Caribous return to the role of Herder champions

Dave Kearsey
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Clarenville knocks off Cataracts in five games to take its third provincial senior hockey crown in four years

Members of the Clarenville Caribous pose with the Herder Memorial Trophy in the traditional champions’ shot after defeating the Grand Falls-Windsor Cataracts 6-3 Sunday at Corner Brook’s Pepsi Centre. The win gave the Caribous a 4-1 series win in the best-of-seven provincial senior hockey semifinal. — Photo by Geraldine Brophy/Transcontinental Media/The Western Star

It might be a bit premature to fix a ‘dynasty’ tag to Clarenville’s provincial senior hockey team, but the Caribous are inching towards deserving that label now that they have won their third provincial championship in four years.

The Caribous got two goals from Steven Yetman as they powered their way past the Grand Falls-Windsor Cataracts 6-3 Sunday afternoon at the Pepsi Centre in Corner Brook for the Herder Memorial Trophy championship.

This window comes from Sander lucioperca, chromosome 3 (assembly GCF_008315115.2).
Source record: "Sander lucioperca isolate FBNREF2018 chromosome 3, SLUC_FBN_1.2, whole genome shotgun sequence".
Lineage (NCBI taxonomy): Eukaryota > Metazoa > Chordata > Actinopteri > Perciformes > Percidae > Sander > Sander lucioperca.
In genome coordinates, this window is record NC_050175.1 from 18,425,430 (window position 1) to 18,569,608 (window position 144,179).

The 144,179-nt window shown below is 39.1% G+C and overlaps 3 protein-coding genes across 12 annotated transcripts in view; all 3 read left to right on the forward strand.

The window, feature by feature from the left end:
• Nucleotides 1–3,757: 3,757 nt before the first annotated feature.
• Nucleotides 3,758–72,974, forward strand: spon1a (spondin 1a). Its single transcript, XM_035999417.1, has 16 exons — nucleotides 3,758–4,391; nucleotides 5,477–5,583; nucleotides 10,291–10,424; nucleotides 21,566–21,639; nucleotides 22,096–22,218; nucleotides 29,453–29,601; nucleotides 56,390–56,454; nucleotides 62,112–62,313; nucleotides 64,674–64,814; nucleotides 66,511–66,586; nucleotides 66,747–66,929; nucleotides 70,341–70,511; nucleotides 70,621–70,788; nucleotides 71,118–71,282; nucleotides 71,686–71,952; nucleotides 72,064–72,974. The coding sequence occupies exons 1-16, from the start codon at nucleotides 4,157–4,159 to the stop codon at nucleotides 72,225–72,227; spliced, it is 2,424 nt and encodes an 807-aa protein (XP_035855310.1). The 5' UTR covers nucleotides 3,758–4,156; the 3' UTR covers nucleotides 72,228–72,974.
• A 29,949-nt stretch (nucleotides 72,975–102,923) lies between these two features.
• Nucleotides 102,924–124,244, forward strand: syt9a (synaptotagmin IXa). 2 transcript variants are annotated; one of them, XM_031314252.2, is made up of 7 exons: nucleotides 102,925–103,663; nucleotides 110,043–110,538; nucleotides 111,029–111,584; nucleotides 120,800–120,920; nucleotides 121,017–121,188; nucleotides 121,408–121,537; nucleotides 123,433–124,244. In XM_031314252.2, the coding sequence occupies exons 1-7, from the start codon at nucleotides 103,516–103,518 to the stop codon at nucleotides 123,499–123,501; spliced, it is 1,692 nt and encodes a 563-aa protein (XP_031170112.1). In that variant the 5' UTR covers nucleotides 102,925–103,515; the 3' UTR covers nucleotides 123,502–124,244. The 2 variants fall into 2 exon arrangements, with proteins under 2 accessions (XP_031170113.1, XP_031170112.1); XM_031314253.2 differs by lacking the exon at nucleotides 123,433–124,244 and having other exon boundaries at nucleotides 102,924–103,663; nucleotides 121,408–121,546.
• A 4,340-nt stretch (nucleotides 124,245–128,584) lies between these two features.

Last season, the Herd was bumped from contention — and a shot at three straight provincial titles — with a semifinal loss to the Deer Lake Red Wings in the West Coast senior league playoffs, but made up for that disappointment with an Allan Cup Canadian senior hockey crown a month later.

Clarenville took the 2012 Telegram Herder Memorial Trophy Championship series in five games. The Caribous dropped the opening game of the series 5-1 last Saturday at Mile One Centre in St. John’s, but roared back with four straight victories.

Dale Sullivan, Jeff Caron, Chris Hulit and Jeremy Kavanagh also scored for Clarenville on Sunday. Chad Earle tallied twice for the Cats, while veteran Chris Peach scored the other goal for the defending Herder champions.